Vaishvanara, Vaiśvānara: 15 definitions
Vaishvanara means something in Buddhism, Pali, Hinduism, Sanskrit, the history of ancient India, Marathi. If you want to know the exact meaning, history, etymology or English translation of this term then check out the descriptions on this page. Add your comment or reference to a book if you want to contribute to this summary article.
The Sanskrit term Vaiśvānara can be transliterated into English as Vaisvanara or Vaishvanara, using the IAST transliteration scheme (?).
Kavya (poetry)Source: Wisdom Library: Kathāsaritsāgara
1) Vaiśvānara (वैश्वानर) is the name of a Brāhman who came as a guest to the house of Govindadatta, a learned Brāhman from Bahusuvarṇaka, which is a royal district on the bank of the Ganges, according to the Kathāsaritsāgara, chapter 7. He had a wife named Agnidattā with whom he had five sons.
2) Vaiśvānara (वैश्वानर) is the name of one of the two sons of Piṅgalikā, the daughter of the Brāhman Yajñadatta according to the Kathāsaritsāgara, chapter 21. Piṅgalikā was married to Śaṅkaradatta (son of Agnidatta) but was abandoned by them both and her property was raided. Her twins were named Śāntisoma and Vaiśvānara by Vāsavadattā and it was settled they were to be the future domestic chaplains of her unborn son.
According to the Kathāsaritsāgara, chapter 23, when prince Naravāhanadatta (son of Udayana) grew up, all the king’s ministers brought there sons for the sake of his companion. Accordingly, “And that Prince Naravāhanadatta was always surrounded by those six ministers’ sons (eg., Vaiśvānara), devoted to him alone, who commanded respect even in their boyhood, as if with the six political measures that are the cause of great prosperity”.
The Kathāsaritsāgara (‘ocean of streams of story’), mentioning Vaiśvānara, is a famous Sanskrit epic story revolving around prince Naravāhanadatta and his quest to become the emperor of the vidyādharas (celestial beings). The work is said to have been an adaptation of Guṇāḍhya’s Bṛhatkathā consisting of 100,000 verses, which in turn is part of a larger work containing 700,000 verses.
Kavya (काव्य, kavya) refers to Sanskrit poetry, a popular ancient Indian tradition of literature. There have been many Sanskrit poets over the ages, hailing from ancient India and beyond. This topic includes mahakavya, or ‘epic poetry’ and natya, or ‘dramatic poetry’.
Purana and Itihasa (epic history)Source: archive.org: Puranic Encyclopedia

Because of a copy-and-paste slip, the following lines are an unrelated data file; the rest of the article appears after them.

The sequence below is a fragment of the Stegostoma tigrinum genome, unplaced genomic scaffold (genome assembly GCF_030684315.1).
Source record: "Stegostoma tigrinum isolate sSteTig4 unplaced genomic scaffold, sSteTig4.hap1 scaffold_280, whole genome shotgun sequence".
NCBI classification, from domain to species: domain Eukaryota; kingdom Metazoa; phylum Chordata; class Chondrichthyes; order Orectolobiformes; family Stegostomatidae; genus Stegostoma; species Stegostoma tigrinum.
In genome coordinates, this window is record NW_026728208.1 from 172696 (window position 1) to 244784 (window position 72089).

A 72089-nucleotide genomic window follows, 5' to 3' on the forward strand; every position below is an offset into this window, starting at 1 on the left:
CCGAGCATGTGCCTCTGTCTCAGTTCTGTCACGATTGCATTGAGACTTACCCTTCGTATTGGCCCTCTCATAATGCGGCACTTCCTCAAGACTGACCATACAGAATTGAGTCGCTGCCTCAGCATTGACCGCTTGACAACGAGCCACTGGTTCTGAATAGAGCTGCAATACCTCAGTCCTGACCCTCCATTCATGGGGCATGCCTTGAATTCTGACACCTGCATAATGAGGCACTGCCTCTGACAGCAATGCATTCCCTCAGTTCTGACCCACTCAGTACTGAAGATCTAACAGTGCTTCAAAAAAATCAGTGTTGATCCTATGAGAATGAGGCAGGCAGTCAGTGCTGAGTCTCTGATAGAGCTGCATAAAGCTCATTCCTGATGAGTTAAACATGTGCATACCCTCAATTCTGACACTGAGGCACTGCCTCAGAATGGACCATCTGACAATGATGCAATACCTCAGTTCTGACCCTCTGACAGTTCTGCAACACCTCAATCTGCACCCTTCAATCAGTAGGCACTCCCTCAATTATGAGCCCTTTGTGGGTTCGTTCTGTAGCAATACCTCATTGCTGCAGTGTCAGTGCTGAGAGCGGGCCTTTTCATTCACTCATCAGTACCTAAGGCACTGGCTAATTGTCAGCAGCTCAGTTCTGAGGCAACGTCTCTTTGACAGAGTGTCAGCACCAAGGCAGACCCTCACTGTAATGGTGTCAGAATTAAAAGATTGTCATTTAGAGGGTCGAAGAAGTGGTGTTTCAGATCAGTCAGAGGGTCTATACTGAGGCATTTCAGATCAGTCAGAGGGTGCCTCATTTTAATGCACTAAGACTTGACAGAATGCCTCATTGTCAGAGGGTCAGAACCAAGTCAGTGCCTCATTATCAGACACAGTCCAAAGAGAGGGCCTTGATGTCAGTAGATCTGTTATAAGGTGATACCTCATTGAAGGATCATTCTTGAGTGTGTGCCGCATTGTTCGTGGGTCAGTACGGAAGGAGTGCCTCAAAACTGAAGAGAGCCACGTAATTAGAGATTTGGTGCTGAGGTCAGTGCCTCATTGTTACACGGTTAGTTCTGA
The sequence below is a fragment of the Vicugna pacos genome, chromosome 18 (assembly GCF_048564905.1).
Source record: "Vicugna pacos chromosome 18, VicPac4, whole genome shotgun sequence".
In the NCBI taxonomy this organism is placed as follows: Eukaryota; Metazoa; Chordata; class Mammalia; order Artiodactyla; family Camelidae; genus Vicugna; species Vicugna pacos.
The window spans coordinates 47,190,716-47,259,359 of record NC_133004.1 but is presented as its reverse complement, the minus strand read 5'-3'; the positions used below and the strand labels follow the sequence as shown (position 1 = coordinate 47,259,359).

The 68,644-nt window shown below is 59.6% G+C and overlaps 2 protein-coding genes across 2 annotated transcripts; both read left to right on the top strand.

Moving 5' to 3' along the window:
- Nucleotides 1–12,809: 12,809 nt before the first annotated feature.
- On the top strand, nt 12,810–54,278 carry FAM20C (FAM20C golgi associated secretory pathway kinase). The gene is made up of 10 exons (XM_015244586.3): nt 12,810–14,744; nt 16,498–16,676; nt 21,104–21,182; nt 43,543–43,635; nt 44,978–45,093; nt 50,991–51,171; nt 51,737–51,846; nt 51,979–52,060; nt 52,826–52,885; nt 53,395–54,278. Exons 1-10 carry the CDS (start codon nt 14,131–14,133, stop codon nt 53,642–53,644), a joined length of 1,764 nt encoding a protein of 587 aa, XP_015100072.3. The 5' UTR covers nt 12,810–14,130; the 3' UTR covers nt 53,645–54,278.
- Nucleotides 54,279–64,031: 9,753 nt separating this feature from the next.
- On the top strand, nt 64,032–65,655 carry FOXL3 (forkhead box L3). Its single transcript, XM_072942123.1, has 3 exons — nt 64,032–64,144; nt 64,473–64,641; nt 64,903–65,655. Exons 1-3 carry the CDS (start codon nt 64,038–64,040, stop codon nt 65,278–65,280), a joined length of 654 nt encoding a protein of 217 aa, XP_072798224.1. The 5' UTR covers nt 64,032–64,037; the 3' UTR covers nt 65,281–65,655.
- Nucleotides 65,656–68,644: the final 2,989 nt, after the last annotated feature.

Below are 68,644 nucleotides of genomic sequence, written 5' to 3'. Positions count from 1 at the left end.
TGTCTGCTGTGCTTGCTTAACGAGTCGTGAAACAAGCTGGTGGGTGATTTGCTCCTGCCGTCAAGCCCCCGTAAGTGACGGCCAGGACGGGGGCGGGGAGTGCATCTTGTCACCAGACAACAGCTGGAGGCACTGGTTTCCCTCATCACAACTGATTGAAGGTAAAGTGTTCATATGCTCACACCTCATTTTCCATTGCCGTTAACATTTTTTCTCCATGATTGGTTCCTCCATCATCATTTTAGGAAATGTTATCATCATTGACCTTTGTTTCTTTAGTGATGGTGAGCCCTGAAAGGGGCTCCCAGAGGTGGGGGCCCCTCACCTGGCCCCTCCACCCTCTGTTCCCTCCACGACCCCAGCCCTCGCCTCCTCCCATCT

1) Vaiśvānara (वैश्वानर).—A hermit. It is mentioned in Mahābhārata, Sabhā Parva, Chapter 7 Verse 18, that this hermit stays in the palace of Indra. (Ṛgveda, Maṇḍala 1, Anuvāka 11, Sūkta 59).
2) Vaiśvānara (वैश्वानर).—The first son of Agni called Bhānu. In Cāturmāsya-sacrifice, this fire Vaiśvānara also is worshipped along with the fire Parjanya. (Mahābhārata Vana Parva, Chapter 221, Stanza 16).
3) Vaiśvānara (वैश्वानर).—One of the sons born to Kaśyapa by his wife Manu. (Bhāgavata, Skandha 6).Source: Cologne Digital Sanskrit Dictionaries: The Purana Index
1b) A son of Danu, and father of four daughters, Upadānavī and others.*
- * Bhāgavata-purāṇa VI. 6. 33; Brahmāṇḍa-purāṇa III. 6. 7; Vāyu-purāṇa 68. 7.
1c) Father of two daughters, Pulomā and Kāla (li) kā who were married to Mārica; from them 74,000 Dānavas; lived in Hiraṇyapura; slain by Arjuna.*
- * Matsya-purāṇa 6. 22; Vāyu-purāṇa 68. 23-27.
1d) Resides in Somapānam tīrtha.*
- * Matsya-purāṇa 22. 62.
1e) A son of Bharatāgni.*
- * Vāyu-purāṇa 29. 8; Brahmāṇḍa-purāṇa II. 12. 8.
1f) The Dakṣiṇasthānam, which has three roads or vīthis.*
- * Brahmāṇḍa-purāṇa I. 2. 28; Vāyu-purāṇa 45. 91; 50. 156; 66. 47, 52.
The Purana (पुराण, purāṇas) refers to Sanskrit literature preserving ancient India’s vast cultural history, including historical legends, religious ceremonies, various arts and sciences. The eighteen mahapuranas total over 400,000 shlokas (metrical couplets) and date to at least several centuries BCE.
Shaktism (Shakta philosophy)Source: JSTOR: Tāntric Dīkṣā by Surya Kanta
Vaiśvānara (वैश्वानर) refers to one of the eight forms of fire (agni) to be assigned to the body parts of the worshipper during preliminary rites before Dīkṣā: an important ritual of Śāktism described in the Śāradātilaka-tantra, chapters III-V. The various tongues (jihvās) of fire are assigned to the various limbs of the body of the worshipper. The eight forms of fire (viz. Vaiśvānara) are assigned to the body of the worshipper.